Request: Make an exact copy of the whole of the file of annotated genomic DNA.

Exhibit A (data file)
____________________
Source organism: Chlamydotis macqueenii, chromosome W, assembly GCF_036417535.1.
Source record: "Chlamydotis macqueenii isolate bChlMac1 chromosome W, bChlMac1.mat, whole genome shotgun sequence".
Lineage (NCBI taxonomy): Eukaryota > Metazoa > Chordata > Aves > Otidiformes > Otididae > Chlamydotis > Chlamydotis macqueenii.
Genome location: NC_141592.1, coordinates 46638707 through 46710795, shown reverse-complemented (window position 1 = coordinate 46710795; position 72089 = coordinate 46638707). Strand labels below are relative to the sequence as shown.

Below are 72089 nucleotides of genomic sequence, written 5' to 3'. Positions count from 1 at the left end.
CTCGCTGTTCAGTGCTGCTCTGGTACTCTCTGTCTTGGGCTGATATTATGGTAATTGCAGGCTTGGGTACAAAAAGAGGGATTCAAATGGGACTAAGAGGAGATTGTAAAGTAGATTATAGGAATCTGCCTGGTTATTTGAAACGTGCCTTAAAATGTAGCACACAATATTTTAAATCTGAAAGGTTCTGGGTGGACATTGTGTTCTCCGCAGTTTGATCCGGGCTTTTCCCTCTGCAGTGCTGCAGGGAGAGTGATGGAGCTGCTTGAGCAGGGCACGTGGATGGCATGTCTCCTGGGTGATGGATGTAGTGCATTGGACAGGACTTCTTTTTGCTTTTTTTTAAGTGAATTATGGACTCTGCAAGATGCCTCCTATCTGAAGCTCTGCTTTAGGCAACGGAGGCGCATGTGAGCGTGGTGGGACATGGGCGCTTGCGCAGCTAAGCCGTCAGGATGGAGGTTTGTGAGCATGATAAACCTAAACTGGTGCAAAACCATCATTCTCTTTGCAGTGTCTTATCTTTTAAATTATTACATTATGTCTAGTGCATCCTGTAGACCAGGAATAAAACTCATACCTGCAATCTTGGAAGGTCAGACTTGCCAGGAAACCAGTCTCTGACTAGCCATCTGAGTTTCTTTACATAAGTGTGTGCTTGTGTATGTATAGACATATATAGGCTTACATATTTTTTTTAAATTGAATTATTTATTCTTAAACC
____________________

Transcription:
Source organism: Chlamydotis macqueenii, chromosome W, assembly GCF_036417535.1.
Source record: "Chlamydotis macqueenii isolate bChlMac1 chromosome W, bChlMac1.mat, whole genome shotgun sequence".
Lineage (NCBI taxonomy): Eukaryota > Metazoa > Chordata > Aves > Otidiformes > Otididae > Chlamydotis > Chlamydotis macqueenii.
Genome location: NC_141592.1, coordinates 46638707 through 46710795, shown reverse-complemented (window position 1 = coordinate 46710795; position 72089 = coordinate 46638707). Strand labels below are relative to the sequence as shown.

Below are 72089 nucleotides of genomic sequence, written 5' to 3'. Positions count from 1 at the left end.
CTCGCTGTTCAGTGCTGCTCTGGTACTCTCTGTCTTGGGCTGATATTATGGTAATTGCAGGCTTGGGTACAAAAAGAGGGATTCAAATGGGACTAAGAGGAGATTGTAAAGTAGATTATAGGAATCTGCCTGGTTATTTGAAACGTGCCTTAAAATGTAGCACACAATATTTTAAATCTGAAAGGTTCTGGGTGGACATTGTGTTCTCCGCAGTTTGATCCGGGCTTTTCCCTCTGCAGTGCTGCAGGGAGAGTGATGGAGCTGCTTGAGCAGGGCACGTGGATGGCATGTCTCCTGGGTGATGGATGTAGTGCATTGGACAGGACTTCTTTTTGCTTTTTTTTAAGTGAATTATGGACTCTGCAAGATGCCTCCTATCTGAAGCTCTGCTTTAGGCAACGGAGGCGCATGTGAGCGTGGTGGGACATGGGCGCTTGCGCAGCTAAGCCGTCAGGATGGAGGTTTGTGAGCATGATAAACCTAAACTGGTGCAAAACCATCATTCTCTTTGCAGTGTCTTATCTTTTAAATTATTACATTATGTCTAGTGCATCCTGTAGACCAGGAATAAAACTCATACCTGCAATCTTGGAAGGTCAGACTTGCCAGGAAACCAGTCTCTGACTAGCCATCTGAGTTTCTTTACATAAGTGTGTGCTTGTGTATGTATAGACATATATAGGCTTACATATTTTTTTTAAATTGAATTATTTATTCTTAAACC